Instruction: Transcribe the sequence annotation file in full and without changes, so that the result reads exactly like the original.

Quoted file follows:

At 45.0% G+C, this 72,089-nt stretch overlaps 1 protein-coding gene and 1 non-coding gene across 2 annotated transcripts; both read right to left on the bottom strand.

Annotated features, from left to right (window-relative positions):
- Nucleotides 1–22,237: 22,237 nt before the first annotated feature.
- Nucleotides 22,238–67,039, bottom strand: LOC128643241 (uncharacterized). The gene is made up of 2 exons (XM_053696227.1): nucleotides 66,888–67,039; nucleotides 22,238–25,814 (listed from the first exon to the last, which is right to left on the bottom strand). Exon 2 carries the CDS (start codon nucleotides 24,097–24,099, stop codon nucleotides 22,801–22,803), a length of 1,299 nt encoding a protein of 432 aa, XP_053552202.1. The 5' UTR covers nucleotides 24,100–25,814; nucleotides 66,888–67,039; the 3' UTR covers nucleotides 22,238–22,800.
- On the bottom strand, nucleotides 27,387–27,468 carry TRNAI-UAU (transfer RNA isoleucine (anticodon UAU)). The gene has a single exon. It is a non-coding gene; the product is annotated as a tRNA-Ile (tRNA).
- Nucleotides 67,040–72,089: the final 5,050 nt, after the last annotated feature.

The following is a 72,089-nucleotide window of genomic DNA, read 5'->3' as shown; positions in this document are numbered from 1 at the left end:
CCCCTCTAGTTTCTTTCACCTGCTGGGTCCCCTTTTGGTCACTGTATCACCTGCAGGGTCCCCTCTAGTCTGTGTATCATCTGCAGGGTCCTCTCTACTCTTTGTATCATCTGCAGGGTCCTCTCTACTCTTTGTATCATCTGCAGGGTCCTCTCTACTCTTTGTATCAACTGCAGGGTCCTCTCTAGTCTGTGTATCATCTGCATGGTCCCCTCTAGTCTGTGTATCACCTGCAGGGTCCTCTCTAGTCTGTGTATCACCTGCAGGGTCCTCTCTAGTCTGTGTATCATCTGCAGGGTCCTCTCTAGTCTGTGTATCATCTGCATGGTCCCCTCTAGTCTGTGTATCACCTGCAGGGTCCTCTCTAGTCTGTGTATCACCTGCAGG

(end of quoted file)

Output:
At 45.0% G+C, this 72,089-nt stretch overlaps 1 protein-coding gene and 1 non-coding gene across 2 annotated transcripts; both read right to left on the bottom strand.

Annotated features, from left to right (window-relative positions):
- Nucleotides 1–22,237: 22,237 nt before the first annotated feature.
- Nucleotides 22,238–67,039, bottom strand: LOC128643241 (uncharacterized). The gene is made up of 2 exons (XM_053696227.1): nucleotides 66,888–67,039; nucleotides 22,238–25,814 (listed from the first exon to the last, which is right to left on the bottom strand). Exon 2 carries the CDS (start codon nucleotides 24,097–24,099, stop codon nucleotides 22,801–22,803), a length of 1,299 nt encoding a protein of 432 aa, XP_053552202.1. The 5' UTR covers nucleotides 24,100–25,814; nucleotides 66,888–67,039; the 3' UTR covers nucleotides 22,238–22,800.
- On the bottom strand, nucleotides 27,387–27,468 carry TRNAI-UAU (transfer RNA isoleucine (anticodon UAU)). The gene has a single exon. It is a non-coding gene; the product is annotated as a tRNA-Ile (tRNA).
- Nucleotides 67,040–72,089: the final 5,050 nt, after the last annotated feature.

The following is a 72,089-nucleotide window of genomic DNA, read 5'->3' as shown; positions in this document are numbered from 1 at the left end:
CCCCTCTAGTTTCTTTCACCTGCTGGGTCCCCTTTTGGTCACTGTATCACCTGCAGGGTCCCCTCTAGTCTGTGTATCATCTGCAGGGTCCTCTCTACTCTTTGTATCATCTGCAGGGTCCTCTCTACTCTTTGTATCATCTGCAGGGTCCTCTCTACTCTTTGTATCAACTGCAGGGTCCTCTCTAGTCTGTGTATCATCTGCATGGTCCCCTCTAGTCTGTGTATCACCTGCAGGGTCCTCTCTAGTCTGTGTATCACCTGCAGGGTCCTCTCTAGTCTGTGTATCATCTGCAGGGTCCTCTCTAGTCTGTGTATCATCTGCATGGTCCCCTCTAGTCTGTGTATCACCTGCAGGGTCCTCTCTAGTCTGTGTATCACCTGCAGG